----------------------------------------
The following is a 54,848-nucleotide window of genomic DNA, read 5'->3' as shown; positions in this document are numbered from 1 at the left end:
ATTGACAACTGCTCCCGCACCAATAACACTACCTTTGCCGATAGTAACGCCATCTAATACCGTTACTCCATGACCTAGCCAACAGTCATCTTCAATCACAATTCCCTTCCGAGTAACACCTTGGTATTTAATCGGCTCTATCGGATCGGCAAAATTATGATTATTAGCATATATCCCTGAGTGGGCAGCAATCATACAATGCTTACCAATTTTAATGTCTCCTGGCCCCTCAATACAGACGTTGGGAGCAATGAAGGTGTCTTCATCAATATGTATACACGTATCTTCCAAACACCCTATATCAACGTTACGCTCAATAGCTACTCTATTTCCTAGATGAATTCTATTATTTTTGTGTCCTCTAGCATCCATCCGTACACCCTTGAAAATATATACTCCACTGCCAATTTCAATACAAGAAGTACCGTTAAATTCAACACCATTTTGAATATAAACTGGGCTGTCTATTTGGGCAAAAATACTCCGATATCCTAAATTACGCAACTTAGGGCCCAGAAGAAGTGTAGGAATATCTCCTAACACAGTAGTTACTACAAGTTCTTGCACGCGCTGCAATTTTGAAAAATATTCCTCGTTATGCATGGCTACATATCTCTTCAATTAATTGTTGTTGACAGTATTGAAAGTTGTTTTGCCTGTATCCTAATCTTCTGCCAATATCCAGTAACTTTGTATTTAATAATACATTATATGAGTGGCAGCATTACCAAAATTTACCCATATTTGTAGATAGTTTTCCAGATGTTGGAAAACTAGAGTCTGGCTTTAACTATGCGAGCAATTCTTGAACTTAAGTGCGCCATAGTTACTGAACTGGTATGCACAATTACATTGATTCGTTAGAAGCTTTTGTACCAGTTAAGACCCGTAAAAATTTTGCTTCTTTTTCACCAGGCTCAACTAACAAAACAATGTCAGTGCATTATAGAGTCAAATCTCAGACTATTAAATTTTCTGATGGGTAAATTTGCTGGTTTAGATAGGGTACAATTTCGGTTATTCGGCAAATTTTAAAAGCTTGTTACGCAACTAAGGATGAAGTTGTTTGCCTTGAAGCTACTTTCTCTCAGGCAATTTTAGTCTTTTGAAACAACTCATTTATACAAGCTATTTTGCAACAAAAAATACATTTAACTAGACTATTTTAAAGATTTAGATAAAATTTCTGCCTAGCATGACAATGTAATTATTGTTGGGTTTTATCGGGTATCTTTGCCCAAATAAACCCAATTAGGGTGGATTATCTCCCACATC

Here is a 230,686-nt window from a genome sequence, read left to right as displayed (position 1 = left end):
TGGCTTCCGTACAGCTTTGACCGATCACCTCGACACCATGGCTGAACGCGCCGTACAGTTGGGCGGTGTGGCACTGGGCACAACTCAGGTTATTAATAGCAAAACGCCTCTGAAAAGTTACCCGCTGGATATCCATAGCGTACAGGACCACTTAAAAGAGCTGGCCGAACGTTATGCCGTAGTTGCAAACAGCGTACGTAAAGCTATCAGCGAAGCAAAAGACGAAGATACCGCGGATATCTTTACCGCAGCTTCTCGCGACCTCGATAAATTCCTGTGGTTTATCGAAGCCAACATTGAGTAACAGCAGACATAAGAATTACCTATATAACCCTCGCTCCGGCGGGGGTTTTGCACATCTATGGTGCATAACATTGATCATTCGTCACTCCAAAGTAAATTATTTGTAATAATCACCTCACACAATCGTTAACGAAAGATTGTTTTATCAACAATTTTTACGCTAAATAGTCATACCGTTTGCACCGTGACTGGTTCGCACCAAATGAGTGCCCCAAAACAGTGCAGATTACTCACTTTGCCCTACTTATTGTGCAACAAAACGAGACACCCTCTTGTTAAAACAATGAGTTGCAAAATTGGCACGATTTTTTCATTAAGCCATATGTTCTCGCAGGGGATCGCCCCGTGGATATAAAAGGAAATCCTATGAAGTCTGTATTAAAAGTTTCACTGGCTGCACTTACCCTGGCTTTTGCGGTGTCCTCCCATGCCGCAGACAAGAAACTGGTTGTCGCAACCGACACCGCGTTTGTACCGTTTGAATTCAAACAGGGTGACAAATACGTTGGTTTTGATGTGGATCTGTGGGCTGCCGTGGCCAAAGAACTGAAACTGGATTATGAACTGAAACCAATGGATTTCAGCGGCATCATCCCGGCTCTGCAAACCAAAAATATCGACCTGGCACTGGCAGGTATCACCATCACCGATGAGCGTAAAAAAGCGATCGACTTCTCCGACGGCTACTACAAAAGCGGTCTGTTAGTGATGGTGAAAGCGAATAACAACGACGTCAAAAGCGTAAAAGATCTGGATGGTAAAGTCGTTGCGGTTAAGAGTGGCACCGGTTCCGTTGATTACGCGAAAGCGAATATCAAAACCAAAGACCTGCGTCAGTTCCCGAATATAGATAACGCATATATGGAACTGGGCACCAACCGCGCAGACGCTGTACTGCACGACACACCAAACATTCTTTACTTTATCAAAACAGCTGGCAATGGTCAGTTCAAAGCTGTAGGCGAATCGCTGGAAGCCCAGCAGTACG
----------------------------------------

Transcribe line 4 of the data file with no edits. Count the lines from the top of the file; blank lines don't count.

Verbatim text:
TGGCTTCCGTACAGCTTTGACCGATCACCTCGACACCATGGCTGAACGCGCCGTACAGTTGGGCGGTGTGGCACTGGGCACAACTCAGGTTATTAATAGCAAAACGCCTCTGAAAAGTTACCCGCTGGATATCCATAGCGTACAGGACCACTTAAAAGAGCTGGCCGAACGTTATGCCGTAGTTGCAAACAGCGTACGTAAAGCTATCAGCGAAGCAAAAGACGAAGATACCGCGGATATCTTTACCGCAGCTTCTCGCGACCTCGATAAATTCCTGTGGTTTATCGAAGCCAACATTGAGTAACAGCAGACATAAGAATTACCTATATAACCCTCGCTCCGGCGGGGGTTTTGCACATCTATGGTGCATAACATTGATCATTCGTCACTCCAAAGTAAATTATTTGTAATAATCACCTCACACAATCGTTAACGAAAGATTGTTTTATCAACAATTTTTACGCTAAATAGTCATACCGTTTGCACCGTGACTGGTTCGCACCAAATGAGTGCCCCAAAACAGTGCAGATTACTCACTTTGCCCTACTTATTGTGCAACAAAACGAGACACCCTCTTGTTAAAACAATGAGTTGCAAAATTGGCACGATTTTTTCATTAAGCCATATGTTCTCGCAGGGGATCGCCCCGTGGATATAAAAGGAAATCCTATGAAGTCTGTATTAAAAGTTTCACTGGCTGCACTTACCCTGGCTTTTGCGGTGTCCTCCCATGCCGCAGACAAGAAACTGGTTGTCGCAACCGACACCGCGTTTGTACCGTTTGAATTCAAACAGGGTGACAAATACGTTGGTTTTGATGTGGATCTGTGGGCTGCCGTGGCCAAAGAACTGAAACTGGATTATGAACTGAAACCAATGGATTTCAGCGGCATCATCCCGGCTCTGCAAACCAAAAATATCGACCTGGCACTGGCAGGTATCACCATCACCGATGAGCGTAAAAAAGCGATCGACTTCTCCGACGGCTACTACAAAAGCGGTCTGTTAGTGATGGTGAAAGCGAATAACAACGACGTCAAAAGCGTAAAAGATCTGGATGGTAAAGTCGTTGCGGTTAAGAGTGGCACCGGTTCCGTTGATTACGCGAAAGCGAATATCAAAACCAAAGACCTGCGTCAGTTCCCGAATATAGATAACGCATATATGGAACTGGGCACCAACCGCGCAGACGCTGTACTGCACGACACACCAAACATTCTTTACTTTATCAAAACAGCTGGCAATGGTCAGTTCAAAGCTGTAGGCGAATCGCTGGAAGCCCAGCAGTACG